State Sen. Shirley Turner talks to fellow lawmakers and journalists at (Dana DiFilippo | New Jersey Monitor)
The impact of a new law that will count incarcerated New Jerseyans as living in their home communities — hailed by supporters as an end to “prison gerrymandering” — remains unclear.
“It was a long time coming,” said state Sen. Shirley Turner (D-Mercer), a sponsor. “In fact, it’s long past time that we eliminate prison gerrymandering, because that’s actually what it boils down to.”
The bill, sponsored by state Sen. Sandra Cunningham (D-Hudson) and Assemblywoman Shavonda Sumter (D-Passaic), who chairs the Legislative Black Caucus, would shift the residencies of up to 38,188 individuals in state, private, and county-run correctional facilities for the purpose of drawing congressional, county, and local district lines. Gov. Phil Murphy signed it into law Thursday.
There’s still uncertainty about how the new law will shift district numbers, especially at the congressional level. Districts hosting prisons will lose some of the individuals confined there, but they can also gain population from incarcerated residents imprisoned elsewhere in the state.
“Some percentage of prison population in Cumberland County may be moved to Essex for the purposes of redistricting, but some folks who are living in Essex, for the purposes of the old count, might have been from Hudson or Morris or somewhere else,” said Peter Chen, a senior policy analyst for New Jersey Policy Perspective, a progressive think tank.
Congressional districts represented by Reps. Jeff Van Drew (R-Cape May) and Donald Payne Jr. (D-Essex) each host prison populations in excess of 9,000 and are the most susceptible to the shifts.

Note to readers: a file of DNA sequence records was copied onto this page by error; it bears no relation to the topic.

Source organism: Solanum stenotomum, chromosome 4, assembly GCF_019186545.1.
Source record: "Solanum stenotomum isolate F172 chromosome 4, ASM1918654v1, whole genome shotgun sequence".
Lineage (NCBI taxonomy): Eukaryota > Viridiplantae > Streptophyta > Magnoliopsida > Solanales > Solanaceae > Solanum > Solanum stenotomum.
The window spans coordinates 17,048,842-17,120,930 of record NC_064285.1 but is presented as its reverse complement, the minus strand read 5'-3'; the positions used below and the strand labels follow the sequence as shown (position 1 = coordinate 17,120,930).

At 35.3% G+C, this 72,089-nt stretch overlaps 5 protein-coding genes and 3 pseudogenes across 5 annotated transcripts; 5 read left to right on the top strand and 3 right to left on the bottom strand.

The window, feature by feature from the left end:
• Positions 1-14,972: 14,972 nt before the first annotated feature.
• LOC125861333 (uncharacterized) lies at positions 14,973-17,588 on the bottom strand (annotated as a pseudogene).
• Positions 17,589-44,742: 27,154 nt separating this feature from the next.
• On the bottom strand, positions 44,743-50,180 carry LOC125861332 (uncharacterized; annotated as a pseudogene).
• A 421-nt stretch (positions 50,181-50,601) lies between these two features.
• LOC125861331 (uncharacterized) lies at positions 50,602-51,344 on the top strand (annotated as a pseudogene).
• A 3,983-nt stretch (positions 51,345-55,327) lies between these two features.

Despite the lack of surety, the impact on congressional lines will be minimal given those districts target a total population of more than 700,000, but that becomes less and less true as localities grow smaller in size.
County and school board districts, as well as municipal wards, stand to be affected the most.
Advocates have supported the push to count incarcerated individuals in their hometowns as a means of realigning representation — and the resources it brings — with population.
The existing system, they argue, allowed areas hosting large jail populations to reap rewards while bumping up the individual value of each vote in the district.
“Rather than have this inflated number of residents in communities with prisons, which doesn’t make any sense for the purposes served by redistricting, we figured it makes sense to count them where they actually will live when they avail themselves of public services,” said Assemblyman Raj Mukherji (D-Hudson), another prime sponsor.
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